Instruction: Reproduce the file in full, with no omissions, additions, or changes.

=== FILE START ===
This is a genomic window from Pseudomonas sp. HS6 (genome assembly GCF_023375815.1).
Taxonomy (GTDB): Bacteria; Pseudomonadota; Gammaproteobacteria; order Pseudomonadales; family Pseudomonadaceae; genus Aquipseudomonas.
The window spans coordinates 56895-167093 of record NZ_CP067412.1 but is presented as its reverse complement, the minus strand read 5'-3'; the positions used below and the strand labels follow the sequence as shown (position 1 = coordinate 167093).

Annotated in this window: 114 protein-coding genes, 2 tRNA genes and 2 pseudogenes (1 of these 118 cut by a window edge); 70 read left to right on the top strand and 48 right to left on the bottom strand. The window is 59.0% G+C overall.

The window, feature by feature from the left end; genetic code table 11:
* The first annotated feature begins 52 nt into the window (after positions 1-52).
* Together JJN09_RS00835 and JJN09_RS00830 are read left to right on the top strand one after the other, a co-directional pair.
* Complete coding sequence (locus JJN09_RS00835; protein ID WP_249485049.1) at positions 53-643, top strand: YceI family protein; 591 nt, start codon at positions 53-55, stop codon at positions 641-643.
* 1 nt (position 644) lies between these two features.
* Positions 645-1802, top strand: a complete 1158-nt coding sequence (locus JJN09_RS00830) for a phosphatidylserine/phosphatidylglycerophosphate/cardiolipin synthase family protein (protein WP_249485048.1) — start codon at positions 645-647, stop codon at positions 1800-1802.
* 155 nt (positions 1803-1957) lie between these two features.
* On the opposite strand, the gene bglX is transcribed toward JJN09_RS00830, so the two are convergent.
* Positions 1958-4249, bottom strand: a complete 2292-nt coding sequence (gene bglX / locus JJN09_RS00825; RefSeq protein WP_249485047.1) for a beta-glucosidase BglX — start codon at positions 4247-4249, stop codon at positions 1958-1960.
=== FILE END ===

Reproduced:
This is a genomic window from Pseudomonas sp. HS6 (genome assembly GCF_023375815.1).
Taxonomy (GTDB): Bacteria; Pseudomonadota; Gammaproteobacteria; order Pseudomonadales; family Pseudomonadaceae; genus Aquipseudomonas.
The window spans coordinates 56895-167093 of record NZ_CP067412.1 but is presented as its reverse complement, the minus strand read 5'-3'; the positions used below and the strand labels follow the sequence as shown (position 1 = coordinate 167093).

Annotated in this window: 114 protein-coding genes, 2 tRNA genes and 2 pseudogenes (1 of these 118 cut by a window edge); 70 read left to right on the top strand and 48 right to left on the bottom strand. The window is 59.0% G+C overall.

The window, feature by feature from the left end; genetic code table 11:
* The first annotated feature begins 52 nt into the window (after positions 1-52).
* Together JJN09_RS00835 and JJN09_RS00830 are read left to right on the top strand one after the other, a co-directional pair.
* Complete coding sequence (locus JJN09_RS00835; protein ID WP_249485049.1) at positions 53-643, top strand: YceI family protein; 591 nt, start codon at positions 53-55, stop codon at positions 641-643.
* 1 nt (position 644) lies between these two features.
* Positions 645-1802, top strand: a complete 1158-nt coding sequence (locus JJN09_RS00830) for a phosphatidylserine/phosphatidylglycerophosphate/cardiolipin synthase family protein (protein WP_249485048.1) — start codon at positions 645-647, stop codon at positions 1800-1802.
* 155 nt (positions 1803-1957) lie between these two features.
* On the opposite strand, the gene bglX is transcribed toward JJN09_RS00830, so the two are convergent.
* Positions 1958-4249, bottom strand: a complete 2292-nt coding sequence (gene bglX / locus JJN09_RS00825; RefSeq protein WP_249485047.1) for a beta-glucosidase BglX — start codon at positions 4247-4249, stop codon at positions 1958-1960.